…AND THE REST


For questions: hcasner@aol.com
First, a word from our sponsors: I am now offering a new service: so much emphasis has been given lately to the importance of the opening of your screenplay, I now offer coverage for the first twenty pages at the cost of $20.00.  For those who don’t want to have full coverage on their screenplay at this time, but want to know how well their script is working with the opening pages, this is perfect for you.  I’ll help you not lose the reader on page one. 
 
Ever wonder what a reader for a contest or agency thinks when he reads your screenplay?  Check out my new e-book published on Amazon: Rantings and Ravings of a Screenplay Reader, including my series of essays, What I Learned Reading for Contests This Year, and my film reviews of 2013.  Only $2.99. http://ow.ly/xN31r
 
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Warning: SPOILERS
I have now gotten so far behind in my film reviewing, I was despairing of ever finishing them for 2017. To remedy that, I will be writing quick and short reviews and include them all in this post as they are done.
Call Me By Your Name is an exquisite film with an exquisite story that has an unhappy ending because it wouldn’t be nearly as exquisite if it didn’t, and is based upon an exquisite novel by Andre Aciman (actually, I haven’t read it, so I’m just guessing). The exquisite screenplay, by James Ivory, the legendary writer/director/producer of the legendary films from the legendary Ivory/Merchant production company, is about an affair between a 17-year old Italian American from a scholarly family living in the Italian countryside and a 24-year old grad student visiting the family. It’s deeply felt, deeply emotional, and a deeply rewarding film experience. Deeply and exquisitely directed by Luca Guadagnino, deeply and exquisitely. With Timothee Chalomet as the teen, Arnmie Hammer as the older student and Michael Stuhlbarg as the empathetic father. Deeply exquisite.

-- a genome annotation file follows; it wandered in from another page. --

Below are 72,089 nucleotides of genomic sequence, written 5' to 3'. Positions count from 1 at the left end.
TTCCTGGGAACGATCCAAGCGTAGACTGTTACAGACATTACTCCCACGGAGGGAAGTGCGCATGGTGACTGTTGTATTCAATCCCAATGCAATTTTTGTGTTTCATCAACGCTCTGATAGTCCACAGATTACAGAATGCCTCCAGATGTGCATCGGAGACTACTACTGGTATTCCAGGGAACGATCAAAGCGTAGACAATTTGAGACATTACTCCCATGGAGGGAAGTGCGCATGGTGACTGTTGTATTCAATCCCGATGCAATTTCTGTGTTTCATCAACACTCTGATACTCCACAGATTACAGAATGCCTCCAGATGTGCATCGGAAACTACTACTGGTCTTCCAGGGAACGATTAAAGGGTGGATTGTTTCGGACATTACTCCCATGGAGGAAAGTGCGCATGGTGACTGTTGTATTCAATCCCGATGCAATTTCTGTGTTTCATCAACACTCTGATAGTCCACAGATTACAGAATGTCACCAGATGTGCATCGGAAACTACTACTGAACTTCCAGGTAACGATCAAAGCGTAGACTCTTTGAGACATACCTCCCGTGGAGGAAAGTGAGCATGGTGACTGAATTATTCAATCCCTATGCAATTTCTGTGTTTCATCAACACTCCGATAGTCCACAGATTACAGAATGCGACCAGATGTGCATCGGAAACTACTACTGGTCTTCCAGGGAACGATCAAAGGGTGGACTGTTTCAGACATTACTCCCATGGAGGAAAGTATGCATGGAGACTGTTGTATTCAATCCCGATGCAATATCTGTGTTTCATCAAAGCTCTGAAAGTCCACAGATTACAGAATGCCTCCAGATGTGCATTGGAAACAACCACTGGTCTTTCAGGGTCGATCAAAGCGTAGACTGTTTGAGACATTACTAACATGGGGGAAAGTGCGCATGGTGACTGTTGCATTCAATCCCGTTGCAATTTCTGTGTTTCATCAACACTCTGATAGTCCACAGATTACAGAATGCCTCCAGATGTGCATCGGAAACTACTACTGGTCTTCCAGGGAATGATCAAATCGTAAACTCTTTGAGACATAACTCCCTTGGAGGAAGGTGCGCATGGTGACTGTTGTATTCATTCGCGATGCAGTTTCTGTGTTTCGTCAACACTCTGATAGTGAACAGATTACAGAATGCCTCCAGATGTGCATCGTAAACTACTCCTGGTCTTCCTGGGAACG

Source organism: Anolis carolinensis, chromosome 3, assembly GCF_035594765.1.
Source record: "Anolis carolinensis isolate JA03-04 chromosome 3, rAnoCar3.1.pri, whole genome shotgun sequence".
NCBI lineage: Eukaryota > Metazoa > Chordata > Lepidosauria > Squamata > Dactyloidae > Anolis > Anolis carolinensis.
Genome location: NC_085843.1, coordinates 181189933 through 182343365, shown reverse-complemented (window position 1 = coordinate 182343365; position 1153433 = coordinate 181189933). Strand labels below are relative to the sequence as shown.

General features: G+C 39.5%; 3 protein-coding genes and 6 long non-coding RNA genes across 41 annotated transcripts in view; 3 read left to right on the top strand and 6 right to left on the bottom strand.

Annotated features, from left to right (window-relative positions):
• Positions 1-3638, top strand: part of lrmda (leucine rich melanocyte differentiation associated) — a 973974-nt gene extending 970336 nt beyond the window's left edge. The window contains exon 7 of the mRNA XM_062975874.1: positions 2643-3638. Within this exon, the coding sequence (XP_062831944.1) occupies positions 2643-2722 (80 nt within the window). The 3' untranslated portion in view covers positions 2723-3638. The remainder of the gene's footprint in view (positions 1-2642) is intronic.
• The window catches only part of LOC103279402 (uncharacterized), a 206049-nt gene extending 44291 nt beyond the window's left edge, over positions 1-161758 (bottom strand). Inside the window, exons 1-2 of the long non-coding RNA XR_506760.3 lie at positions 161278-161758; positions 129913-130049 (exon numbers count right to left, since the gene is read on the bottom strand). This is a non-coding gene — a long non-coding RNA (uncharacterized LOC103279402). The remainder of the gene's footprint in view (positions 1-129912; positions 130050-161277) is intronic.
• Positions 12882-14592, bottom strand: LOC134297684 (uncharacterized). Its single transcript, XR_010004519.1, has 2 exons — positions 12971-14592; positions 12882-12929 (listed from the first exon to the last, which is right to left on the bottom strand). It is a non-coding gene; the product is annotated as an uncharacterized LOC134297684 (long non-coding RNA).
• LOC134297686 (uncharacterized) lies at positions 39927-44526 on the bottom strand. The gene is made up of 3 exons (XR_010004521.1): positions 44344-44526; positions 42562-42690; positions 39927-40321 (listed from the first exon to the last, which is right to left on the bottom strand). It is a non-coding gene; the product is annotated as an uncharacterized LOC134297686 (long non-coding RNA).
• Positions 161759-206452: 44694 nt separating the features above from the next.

Film Stars Don’t Die in Liverpool has a certain biopic clunkiness at times, but it’s an emotional rollercoaster with impressive, perhaps outstanding performances from Annette Bening as the actress every film noir lover loves to love and hate, Gloria Grahame, and Jamie Bell as her lover. The story dramatizes her sometimes tempestuous affair with the much younger aspiring actor Peter Turner (the film is based on his memoir). Directed by Paul McGuigan, a long way from Lucky Number Sleven whose highpoint Josh Hartnett co-starring with a towel, and written by Matt Greenhalgh, who also gave audience the underappreciated films Control and Nowhere Boy.  Highly entertaining, but bring your handkerchiefs.

 

Darkest Hour is the story of Dunkirk told from the viewpoint of the other side of the Channel, and quite possibly all the better for it. It’s the story of Winston Churchill having to decide whether to appease Hitler or keep waging war against him. The film starts off a little uncertain and takes a while to get going. It really picks up emotional steam the closer Churchill is to having a nervous breakdown. Gary Oldman gives a rich performance as Churchill. After years of playing second banana in underwhelming roles and films, it seems he’s found his niche as a lauded actor with this and Tinker, Tailor, Soldier, Spy. It’s almost impossible not to be emotionally overwhelmed by the ending. With Kristen Scott Thomas as the misses. Directed by Joe Wright who gave us a wonderful Pride & Prejudice and the overrated Atonement and written by Anthony McCarten, more than a step up from his earlier The Theory of Everything. You can go to the bathroom during the Henry V subway mingle among the masses scene; it’s a real clunker.

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